“Changing the way workers are treated may boost productivity more than changing the way they are paid.”

“Most so-called managerial teams are not teams at all, but collections of individual relationships with the boss in which each individual is vying with every other for power, prestige, recognition, and personal autonomy. Under such conditions unity of purpose is a myth “

“Pay should not be an active ingredient in promoting teamwork and motivating performance.  .  .  . Telling people you are going to change the compensation system rallies them around compensation when what you want them to do is rally around making teams work.”

“Mihaly Csikszentmihalyi, who has spent much of his career describing the pure pleasure of “flow” experiences, points out that beyond such enjoyment “one must still ask, ‘What are the consequences of this particular activity?’” 23 The question is not just “Are we having fun yet?” but “Are we making a difference?”

“Managers do not motivate employees by giving them higher wages, more benefits, or new status symbols. Rather, employees are motivated by their own inherent need to succeed at a challenging task. The manager’s job, then, is not to motivate people to get them to achieve; instead, the manager should provide opportunities for people to achieve so they will become motivated. “

“When people are well matched with their jobs, it rarely is necessary to force, coerce, bribe, or trick them into working hard and trying to perform the job well. Instead, they try to do well because it is rewarding and satisfying to do so.”

“The loss of autonomy entailed by the use of rewards or punishments helps explain why they sap our motivation. But managers must do more than avoid these tactics; they need to take affirmative steps to make sure employees have real choices about how they do their jobs. “

“Even managers who are sincere about providing genuine choice to employees may handicap such programs by hanging on to the premises and practices of behaviorism. “

Show me an employee who has to do what she is told, who has learned to distrust smiling assurances that the boss’s door is always open for someone with a suggestion or complaint, whose intrinsic motivation has evaporated in the face of a regimen of rewards and punishments, and I will show you an employee who may well shrug off an invitation to participate in a brand-new, memo-driven Worker Involvement Program. “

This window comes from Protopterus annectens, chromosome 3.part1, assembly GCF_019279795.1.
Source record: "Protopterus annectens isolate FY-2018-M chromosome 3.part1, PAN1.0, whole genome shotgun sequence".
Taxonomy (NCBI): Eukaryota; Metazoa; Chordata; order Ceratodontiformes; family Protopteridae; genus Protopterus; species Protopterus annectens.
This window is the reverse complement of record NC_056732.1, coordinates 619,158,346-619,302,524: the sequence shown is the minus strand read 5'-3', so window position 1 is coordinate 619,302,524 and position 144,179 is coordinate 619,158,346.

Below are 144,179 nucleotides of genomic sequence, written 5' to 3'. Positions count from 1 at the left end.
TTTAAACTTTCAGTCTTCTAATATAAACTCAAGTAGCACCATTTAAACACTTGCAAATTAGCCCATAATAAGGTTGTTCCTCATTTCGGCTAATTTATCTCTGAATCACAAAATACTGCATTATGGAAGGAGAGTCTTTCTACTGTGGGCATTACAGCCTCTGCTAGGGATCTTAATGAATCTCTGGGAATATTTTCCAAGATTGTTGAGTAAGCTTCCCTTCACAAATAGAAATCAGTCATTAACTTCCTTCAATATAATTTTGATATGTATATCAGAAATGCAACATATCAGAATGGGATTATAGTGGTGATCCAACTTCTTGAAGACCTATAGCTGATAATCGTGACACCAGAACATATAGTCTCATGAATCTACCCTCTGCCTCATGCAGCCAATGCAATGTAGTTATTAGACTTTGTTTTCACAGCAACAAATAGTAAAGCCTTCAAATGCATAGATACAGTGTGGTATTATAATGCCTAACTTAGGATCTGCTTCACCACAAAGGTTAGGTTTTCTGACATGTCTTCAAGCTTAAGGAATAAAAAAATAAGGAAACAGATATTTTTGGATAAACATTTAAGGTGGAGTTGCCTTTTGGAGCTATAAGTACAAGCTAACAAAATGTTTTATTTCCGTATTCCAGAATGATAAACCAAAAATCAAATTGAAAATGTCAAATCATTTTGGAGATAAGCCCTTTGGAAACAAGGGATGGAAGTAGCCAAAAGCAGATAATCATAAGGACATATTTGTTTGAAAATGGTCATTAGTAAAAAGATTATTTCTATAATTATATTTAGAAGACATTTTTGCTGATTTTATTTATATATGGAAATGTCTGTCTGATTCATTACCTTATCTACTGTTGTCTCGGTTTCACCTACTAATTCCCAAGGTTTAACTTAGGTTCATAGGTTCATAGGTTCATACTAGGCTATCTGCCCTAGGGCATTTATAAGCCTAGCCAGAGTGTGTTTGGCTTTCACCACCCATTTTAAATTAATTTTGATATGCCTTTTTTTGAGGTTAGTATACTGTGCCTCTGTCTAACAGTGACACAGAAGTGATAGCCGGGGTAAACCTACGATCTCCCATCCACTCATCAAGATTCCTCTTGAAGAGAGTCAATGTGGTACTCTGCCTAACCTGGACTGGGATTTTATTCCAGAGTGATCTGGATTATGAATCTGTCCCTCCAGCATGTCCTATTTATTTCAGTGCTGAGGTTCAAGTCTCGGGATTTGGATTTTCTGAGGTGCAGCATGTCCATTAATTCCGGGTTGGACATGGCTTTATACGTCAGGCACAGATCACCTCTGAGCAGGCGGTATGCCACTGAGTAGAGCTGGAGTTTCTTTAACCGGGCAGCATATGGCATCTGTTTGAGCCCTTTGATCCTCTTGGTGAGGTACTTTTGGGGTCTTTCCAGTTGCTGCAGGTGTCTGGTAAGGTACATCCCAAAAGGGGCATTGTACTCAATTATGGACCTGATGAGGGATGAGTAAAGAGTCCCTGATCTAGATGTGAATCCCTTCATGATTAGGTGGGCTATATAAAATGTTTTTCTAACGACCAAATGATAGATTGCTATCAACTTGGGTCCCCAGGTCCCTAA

One specific similarity between work and school is that the same misconceived question is regularly posed in both places. Douglas McGregor reminded us that “How do you motivate people?” is not what managers should be asking. Nor should educators: children do not need to be motivated. From the beginning they are hungry to make sense of their world. Given an environment in which they don’t feel controlled and in which they are encouraged to think about what they are doing (rather than how well they are doing it), students of any age will generally exhibit an abundance of motivation and a healthy appetite for challenge. “

“For teachers and parents who are convinced by the evidence that rewards for learning are counterproductive, it is difficult enough to discard the stickers and stars, edible treats, and other incentives that have been dangled in front of students for so long. Getting rid of grades, however, presents a challenge of a different order of magnitude. Even if they had the power to do so, many people are likely to be more reluctant about giving up something so integral to our educational system that it is hard to imagine life without it. “

“Grades dilute the pleasure that a student experiences on successfully completing a task. 16 They encourage cheating17 and strain the relationship between teacher and student. 18 They reduce a student’s sense of control over his own fate and can induce a blind conformity to others’ wishes— sometimes to the point that students are alienated from their own preferences and don’t even know who they are. 19 Again, notice that it is not only those punished by F’s but also those rewarded by A’s who bear the cost of grades. “

“The fact is that faculty members have it within their power to reduce this pernicious and distorting aspect of educational practice that often seems to work against learning. If faculty would relax their emphasis on grades, this might serve not to lower standards but to encourage an orientation toward learning. “

“If there is no reason to grade students, students should not be graded. But until we can make the grades disappear (at least from our own schools), we can take small and, yes, realistic steps in the right direction. Here is the way to do that, reduced to its essence: teachers and parents who care about learning need to do everything in their power to help students forget that grades exist. “

“After reading the evidence and weighing the arguments, it makes sense for parents to consider putting aside grades and scores as indicators of success and to look instead at the child’s interest in learning. “